EC makes false promises: By now readers know that we think the Election Commission is totally compromised. So a promise to be clear about the election is simply impossible. Where it is closer to the truth it is in stating: “This is all about establishing credibility by generating information that is reliable and correct for the international community.” What EC president Ittiporn Boonpracong might have said was that the EC’s job is establishing credibility for the junta’s election by generating information that obfuscates. After all, that’s its track record to date. That impression of the EC’s bias is reinforced when Ittiporn mumbles that “foreign envoys did not appear to have any concerns about predictions by some critics of that the poll would be ‘less than free and fair’.” Of course, no one expects a free or fair election. Even the Bangkok Post has been forced to question the EC’s “independence” and “credibility.” Is the EC’s task just to give “credibility” to the junta’s rigged election?

Parliament has no home: The parliament building has been closed and will be given to the king. So the bureaucracy of the parliament and the puppet National Legislative Assembly is homeless. Why the Royal Household Bureau can’t wait for a few months is never explained by the fearful Thai media. Consider the fact that the NLA seems to have been caught unaware by this move and has only just begun to look for a expensive, temporary home. Why’s that?

The Eel jailed: The exceptionally slippery Tharit Pengdit and Suthep Thaugsuban used to be tight, at least when Suthep was managing the crushing of the red shirts. They later fell out and became enemies as DSI led investigations into Suthep’s role in the gunning down of protesters. The enmity was further deepened when Suthep accused Tharit of defamation in February 2013. This had to do with corruption over police buildings under the Abhisit Vejjajiva regime. In two court cases in 2015 and 2016, Tarit was found not guilty. Suthep appealed to the Supreme Court. So the question is why Tarit suddenly decided to plead “guilty” before the case was concluded and why is he now jailed for a year. That makes you think.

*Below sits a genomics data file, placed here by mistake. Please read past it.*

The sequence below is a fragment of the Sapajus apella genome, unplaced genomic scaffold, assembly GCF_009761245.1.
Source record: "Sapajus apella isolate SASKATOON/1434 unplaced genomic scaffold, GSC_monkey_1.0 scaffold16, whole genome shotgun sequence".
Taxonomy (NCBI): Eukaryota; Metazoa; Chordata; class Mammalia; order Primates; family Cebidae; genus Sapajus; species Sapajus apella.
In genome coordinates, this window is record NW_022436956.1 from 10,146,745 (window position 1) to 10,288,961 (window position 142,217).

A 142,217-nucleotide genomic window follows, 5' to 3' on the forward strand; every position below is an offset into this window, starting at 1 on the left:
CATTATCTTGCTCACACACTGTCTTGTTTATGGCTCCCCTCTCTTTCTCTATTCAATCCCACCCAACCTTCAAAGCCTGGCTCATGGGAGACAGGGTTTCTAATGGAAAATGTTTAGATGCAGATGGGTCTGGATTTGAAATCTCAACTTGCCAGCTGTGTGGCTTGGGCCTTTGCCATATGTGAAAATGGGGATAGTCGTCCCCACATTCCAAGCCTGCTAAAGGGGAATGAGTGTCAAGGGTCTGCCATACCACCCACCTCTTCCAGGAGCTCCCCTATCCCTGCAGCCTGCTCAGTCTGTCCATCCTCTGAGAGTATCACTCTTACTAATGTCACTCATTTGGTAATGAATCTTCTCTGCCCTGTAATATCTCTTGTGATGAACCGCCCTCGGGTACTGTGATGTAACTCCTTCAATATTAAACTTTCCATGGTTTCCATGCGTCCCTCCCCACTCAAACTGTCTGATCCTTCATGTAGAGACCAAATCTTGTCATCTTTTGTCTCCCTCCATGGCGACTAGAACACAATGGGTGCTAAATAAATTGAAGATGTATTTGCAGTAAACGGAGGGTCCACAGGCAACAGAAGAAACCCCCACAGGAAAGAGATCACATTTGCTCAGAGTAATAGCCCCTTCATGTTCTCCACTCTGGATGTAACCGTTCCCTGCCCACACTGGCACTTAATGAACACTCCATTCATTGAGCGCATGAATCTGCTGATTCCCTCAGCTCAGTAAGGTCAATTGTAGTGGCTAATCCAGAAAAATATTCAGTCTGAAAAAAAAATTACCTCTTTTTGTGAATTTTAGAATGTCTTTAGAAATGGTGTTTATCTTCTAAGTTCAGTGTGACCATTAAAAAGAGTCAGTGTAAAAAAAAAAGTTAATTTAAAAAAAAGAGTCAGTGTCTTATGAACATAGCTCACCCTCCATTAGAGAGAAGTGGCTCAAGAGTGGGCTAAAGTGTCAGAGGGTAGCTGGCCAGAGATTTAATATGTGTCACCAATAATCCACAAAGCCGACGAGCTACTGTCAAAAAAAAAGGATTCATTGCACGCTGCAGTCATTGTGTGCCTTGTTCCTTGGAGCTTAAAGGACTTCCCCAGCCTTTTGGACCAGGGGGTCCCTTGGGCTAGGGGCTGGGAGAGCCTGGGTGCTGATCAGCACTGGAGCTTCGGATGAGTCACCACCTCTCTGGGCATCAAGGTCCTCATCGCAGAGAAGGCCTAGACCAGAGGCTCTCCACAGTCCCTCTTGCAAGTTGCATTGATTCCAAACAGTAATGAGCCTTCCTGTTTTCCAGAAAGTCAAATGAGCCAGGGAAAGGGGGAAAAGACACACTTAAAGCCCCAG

Guess who?: In a two horse race between consortia of some of the biggest and best-connected Sino-Thai tycoons for the contract to build a high-speed railway connecting three major airports, the one led by CP has won. As well as winning, they get a state subsidy of almost 120 billion baht. Makes you wonder how rich the richest non-royals can get.

Update: The authorities have assured Thailand that CP didn’t “win” the bid for the HSR. They just had the lowest bid and negotiations are now needed with the CP consortium in order to determine whether they will win. Funny way to do tendering, but we are willing to bet on the outcome, as we were before the two bids were opened.